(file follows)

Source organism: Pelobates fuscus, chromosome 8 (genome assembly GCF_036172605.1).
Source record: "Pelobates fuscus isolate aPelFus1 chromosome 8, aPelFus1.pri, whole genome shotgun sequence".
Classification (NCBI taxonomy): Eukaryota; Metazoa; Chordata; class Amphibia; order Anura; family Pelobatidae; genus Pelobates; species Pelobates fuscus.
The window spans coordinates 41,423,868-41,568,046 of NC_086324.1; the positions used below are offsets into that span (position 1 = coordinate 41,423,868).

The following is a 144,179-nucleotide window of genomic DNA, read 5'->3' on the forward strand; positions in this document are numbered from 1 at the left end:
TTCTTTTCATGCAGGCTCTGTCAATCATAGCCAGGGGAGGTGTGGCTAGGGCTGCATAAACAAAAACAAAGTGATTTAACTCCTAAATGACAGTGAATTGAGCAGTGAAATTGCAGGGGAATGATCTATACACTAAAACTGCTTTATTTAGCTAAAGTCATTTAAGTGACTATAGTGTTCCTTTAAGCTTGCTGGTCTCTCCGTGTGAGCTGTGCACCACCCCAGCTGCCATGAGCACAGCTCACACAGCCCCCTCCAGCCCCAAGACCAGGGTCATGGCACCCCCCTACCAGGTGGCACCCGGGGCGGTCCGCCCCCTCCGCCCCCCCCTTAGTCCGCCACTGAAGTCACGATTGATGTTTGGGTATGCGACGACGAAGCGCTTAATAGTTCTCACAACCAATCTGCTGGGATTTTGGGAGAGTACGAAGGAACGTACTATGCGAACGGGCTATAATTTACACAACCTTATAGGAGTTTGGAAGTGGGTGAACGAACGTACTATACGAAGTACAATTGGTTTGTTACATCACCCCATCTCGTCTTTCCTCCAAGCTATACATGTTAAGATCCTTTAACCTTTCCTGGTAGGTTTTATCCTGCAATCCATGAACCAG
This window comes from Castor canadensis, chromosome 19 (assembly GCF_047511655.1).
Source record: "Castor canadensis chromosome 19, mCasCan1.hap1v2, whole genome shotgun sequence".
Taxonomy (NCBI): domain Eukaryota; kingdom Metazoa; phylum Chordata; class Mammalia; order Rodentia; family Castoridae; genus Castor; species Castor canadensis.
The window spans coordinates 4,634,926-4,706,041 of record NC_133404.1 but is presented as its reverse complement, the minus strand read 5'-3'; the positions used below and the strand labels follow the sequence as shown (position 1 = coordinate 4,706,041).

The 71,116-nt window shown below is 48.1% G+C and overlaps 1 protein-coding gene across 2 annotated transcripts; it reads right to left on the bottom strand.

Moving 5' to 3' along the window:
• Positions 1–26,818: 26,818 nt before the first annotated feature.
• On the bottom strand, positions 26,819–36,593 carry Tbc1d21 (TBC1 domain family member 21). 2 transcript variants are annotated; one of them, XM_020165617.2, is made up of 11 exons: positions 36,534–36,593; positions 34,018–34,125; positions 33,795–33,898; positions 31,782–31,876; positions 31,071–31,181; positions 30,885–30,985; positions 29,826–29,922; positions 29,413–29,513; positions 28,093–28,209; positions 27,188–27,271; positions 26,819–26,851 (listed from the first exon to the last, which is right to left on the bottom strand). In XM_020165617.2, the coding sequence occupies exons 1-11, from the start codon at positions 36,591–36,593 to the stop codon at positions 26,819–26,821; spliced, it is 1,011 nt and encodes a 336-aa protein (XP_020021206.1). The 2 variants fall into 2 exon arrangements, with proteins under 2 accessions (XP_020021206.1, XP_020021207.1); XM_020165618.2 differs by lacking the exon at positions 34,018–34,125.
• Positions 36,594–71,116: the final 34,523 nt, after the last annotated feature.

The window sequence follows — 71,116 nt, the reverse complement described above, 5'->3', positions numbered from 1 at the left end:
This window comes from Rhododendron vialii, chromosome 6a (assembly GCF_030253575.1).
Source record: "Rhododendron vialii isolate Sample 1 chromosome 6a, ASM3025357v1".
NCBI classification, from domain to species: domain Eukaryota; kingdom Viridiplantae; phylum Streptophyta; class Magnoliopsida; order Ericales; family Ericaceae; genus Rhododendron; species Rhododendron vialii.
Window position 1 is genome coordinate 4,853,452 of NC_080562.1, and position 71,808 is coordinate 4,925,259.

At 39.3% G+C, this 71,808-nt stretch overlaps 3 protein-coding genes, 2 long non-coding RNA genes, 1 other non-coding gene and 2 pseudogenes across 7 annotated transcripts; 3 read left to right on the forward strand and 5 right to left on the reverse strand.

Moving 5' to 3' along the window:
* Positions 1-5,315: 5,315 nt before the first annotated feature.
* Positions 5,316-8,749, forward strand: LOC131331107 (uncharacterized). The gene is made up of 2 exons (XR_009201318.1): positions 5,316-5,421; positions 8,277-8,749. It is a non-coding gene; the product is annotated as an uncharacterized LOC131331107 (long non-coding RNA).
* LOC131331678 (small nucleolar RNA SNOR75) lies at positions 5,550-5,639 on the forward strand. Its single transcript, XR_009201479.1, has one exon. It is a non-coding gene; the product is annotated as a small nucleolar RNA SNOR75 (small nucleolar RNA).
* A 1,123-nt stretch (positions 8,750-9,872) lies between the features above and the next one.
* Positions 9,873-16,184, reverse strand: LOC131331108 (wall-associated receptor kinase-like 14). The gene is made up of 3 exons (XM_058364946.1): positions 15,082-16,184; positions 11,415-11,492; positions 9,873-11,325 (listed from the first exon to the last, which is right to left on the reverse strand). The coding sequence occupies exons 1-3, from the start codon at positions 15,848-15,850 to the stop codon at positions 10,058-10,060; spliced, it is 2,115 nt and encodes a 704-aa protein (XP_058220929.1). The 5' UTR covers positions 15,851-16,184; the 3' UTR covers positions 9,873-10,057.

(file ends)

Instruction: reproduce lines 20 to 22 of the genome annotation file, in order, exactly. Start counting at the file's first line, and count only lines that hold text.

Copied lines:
Window position 1 is genome coordinate 4,853,452 of NC_080562.1, and position 71,808 is coordinate 4,925,259.

At 39.3% G+C, this 71,808-nt stretch overlaps 3 protein-coding genes, 2 long non-coding RNA genes, 1 other non-coding gene and 2 pseudogenes across 7 annotated transcripts; 3 read left to right on the forward strand and 5 right to left on the reverse strand.

Moving 5' to 3' along the window: